To summarize, my design goals are:
1) vertical thermal mass
2) batch-box feed
3) durable materials that won't burn out
4) limited troubleshooting/repair for future users
I would be willing to spend a little more money on materials to achieve my goals such as ingredients for cast-able refractory or ceramic blanket type insulation or some such. But I don't want to purchase a zillion firebricks, or some fancy-pants NASA engineered materials though I know they could make a stupendous stove. Is there a middle way here that balances cost with ease-of-use and durability/ease-of-care? Is cob a feasible material for a bell type heater? I've been staring at images of brick-based bells and am having a little trouble visualizing the details for a cob version.
The house is 800 sq ft with decent insulation in a zone 6 climate. Any thoughts on system size?
Has anyone done a stove like this before? Batch-box Bell RMH using ceramic/cob/mineral type materials?
Of course I would love to also incorporate an oven, a hotplate, a yogurt shelf, and a little nook that makes ice cream and does my taxes, but as the first built-entirely-by-me RMH I should probably keep it simple.
It's a lot of work, however. For an idea of about what you're getting yourself into check out this example. Here's a mostly step by step MHA workshop build of a compact footprint bell heater, with hot plate, and a black oven:
Garnet Morgan wrote:I am planning on replacing my small, top-loading, inefficient, and otherwise crappy wood stove this summer. I would like to use the existing chimney,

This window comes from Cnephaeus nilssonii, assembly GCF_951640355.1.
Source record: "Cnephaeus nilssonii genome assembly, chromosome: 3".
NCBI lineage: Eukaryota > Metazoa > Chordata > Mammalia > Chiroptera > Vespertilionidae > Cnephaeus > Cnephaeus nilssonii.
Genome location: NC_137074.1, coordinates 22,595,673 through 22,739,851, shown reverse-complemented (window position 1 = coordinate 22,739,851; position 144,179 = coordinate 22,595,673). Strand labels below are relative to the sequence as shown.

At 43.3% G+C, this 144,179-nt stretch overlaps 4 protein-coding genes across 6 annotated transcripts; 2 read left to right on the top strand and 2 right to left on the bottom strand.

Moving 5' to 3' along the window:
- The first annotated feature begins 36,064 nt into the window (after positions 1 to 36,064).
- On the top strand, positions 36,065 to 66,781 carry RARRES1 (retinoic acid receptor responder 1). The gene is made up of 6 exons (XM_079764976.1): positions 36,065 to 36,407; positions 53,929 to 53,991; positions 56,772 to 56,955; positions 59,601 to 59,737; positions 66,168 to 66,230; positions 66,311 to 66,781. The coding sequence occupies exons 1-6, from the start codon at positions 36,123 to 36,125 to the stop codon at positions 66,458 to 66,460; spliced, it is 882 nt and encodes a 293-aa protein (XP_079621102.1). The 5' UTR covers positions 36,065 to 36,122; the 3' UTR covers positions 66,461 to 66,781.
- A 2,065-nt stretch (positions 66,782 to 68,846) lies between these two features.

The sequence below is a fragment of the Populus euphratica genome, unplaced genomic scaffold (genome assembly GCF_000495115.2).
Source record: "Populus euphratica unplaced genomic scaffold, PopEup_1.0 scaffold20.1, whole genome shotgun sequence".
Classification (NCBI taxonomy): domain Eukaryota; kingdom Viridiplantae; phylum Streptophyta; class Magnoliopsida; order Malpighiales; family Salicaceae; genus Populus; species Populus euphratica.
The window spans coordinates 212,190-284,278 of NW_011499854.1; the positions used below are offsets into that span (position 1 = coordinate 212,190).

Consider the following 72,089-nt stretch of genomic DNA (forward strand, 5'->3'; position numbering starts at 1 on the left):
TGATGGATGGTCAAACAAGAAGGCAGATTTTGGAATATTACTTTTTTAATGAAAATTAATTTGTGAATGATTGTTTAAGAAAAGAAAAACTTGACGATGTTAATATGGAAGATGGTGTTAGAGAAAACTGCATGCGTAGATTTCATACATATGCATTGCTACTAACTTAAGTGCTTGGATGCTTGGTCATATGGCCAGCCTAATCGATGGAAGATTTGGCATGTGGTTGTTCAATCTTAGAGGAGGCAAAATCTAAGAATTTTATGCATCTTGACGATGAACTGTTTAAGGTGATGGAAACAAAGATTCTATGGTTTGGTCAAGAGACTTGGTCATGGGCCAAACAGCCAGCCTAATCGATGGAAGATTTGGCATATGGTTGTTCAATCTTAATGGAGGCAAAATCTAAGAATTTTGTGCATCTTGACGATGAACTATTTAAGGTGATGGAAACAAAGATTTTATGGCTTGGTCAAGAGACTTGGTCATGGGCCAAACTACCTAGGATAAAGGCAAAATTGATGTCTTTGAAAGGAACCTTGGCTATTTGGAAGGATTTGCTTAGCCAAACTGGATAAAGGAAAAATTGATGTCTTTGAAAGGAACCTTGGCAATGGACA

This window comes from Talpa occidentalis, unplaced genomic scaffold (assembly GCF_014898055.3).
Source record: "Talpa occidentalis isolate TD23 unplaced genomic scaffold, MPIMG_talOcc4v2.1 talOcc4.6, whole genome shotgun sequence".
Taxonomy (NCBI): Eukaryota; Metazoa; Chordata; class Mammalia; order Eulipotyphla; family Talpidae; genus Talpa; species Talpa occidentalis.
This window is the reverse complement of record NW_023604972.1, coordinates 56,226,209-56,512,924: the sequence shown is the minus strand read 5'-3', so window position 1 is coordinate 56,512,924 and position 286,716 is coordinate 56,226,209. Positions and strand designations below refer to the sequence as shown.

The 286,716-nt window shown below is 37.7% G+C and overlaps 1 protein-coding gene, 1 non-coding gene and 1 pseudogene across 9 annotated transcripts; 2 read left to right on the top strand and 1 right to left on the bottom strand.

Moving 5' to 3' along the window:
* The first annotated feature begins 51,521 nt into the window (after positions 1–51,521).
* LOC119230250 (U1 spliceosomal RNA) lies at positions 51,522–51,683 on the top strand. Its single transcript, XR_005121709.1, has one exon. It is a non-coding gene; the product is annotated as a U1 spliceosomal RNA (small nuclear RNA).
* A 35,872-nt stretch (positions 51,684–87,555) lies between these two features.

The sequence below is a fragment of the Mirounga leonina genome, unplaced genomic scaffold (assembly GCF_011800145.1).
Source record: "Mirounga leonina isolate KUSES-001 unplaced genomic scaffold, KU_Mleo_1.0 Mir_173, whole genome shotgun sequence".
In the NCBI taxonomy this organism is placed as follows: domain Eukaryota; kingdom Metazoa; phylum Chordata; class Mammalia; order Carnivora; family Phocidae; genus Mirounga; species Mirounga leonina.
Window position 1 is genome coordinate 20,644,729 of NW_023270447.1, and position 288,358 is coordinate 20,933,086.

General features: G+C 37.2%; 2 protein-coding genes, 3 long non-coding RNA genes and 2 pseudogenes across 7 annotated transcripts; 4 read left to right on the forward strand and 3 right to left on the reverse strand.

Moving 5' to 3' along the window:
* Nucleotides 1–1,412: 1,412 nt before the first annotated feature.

Your situation sounds almost exactly like mine!
We can race this summer, how's that sound?
In any case, here's one that's just what you're after. Big single bell, run by a batch box. Lots of photos.
I've started building a practice one in my barn. I'm using fieldstone and clay mortar. (Because I've got an awful lot of both.) Let's see if I've got a photo? Hmm, no,doesn't look like it. I'll try to get it later and upload it tomorrow.
Byron Campbell wrote:It's a lot of work, however. For an idea of about what you're getting yourself into check out this example. Here's a mostly step by step MHA workshop build of a compact footprint bell heater, with hot plate, and a black oven:
That's a pretty one! I'd say it's on the complicated end of things, with the double bell design and the bells and whistles.
There are performance gains available by going to a double bell, but for me, there's so much to gain by going from a bad woodstove to an adequate masonry stove, that it's enough. The additional gains by going to a more complex double-bell arrangement with flues... that's a ton of additional work and possibility for error, for just a modest amount of improved performance. Not worth it for somebody in my situation.
Now, to be totally fair, here's my experience: I've built some batch boxes outside. I've got a batchbox built indoors, and the bell around it is partway done. So I haven't finished a complete heating system, whether complex or simple, with its chimney, at all yet.
So what do I know anyway?
Mike -- You're on! That's a great set of step-by-step photos. So, the gasses exit the heat riser and fill the bell, then drop down to the bottom where they enter those two towers that go up to the chimney? Why do they have openings on the front? For clean out? I would love to see pics of your project.
The more I look into masonry bells the more questions I have. I'm not sure about casting a large piece for the top and am thinking about multiple smaller bells (dragon heater style) with smaller refractory caps that could be purchased. Anyone here try for a DIY dragon heater? Or maybe I could just use Matt Walker's castable refractory formula for the bell tops. Thoughts?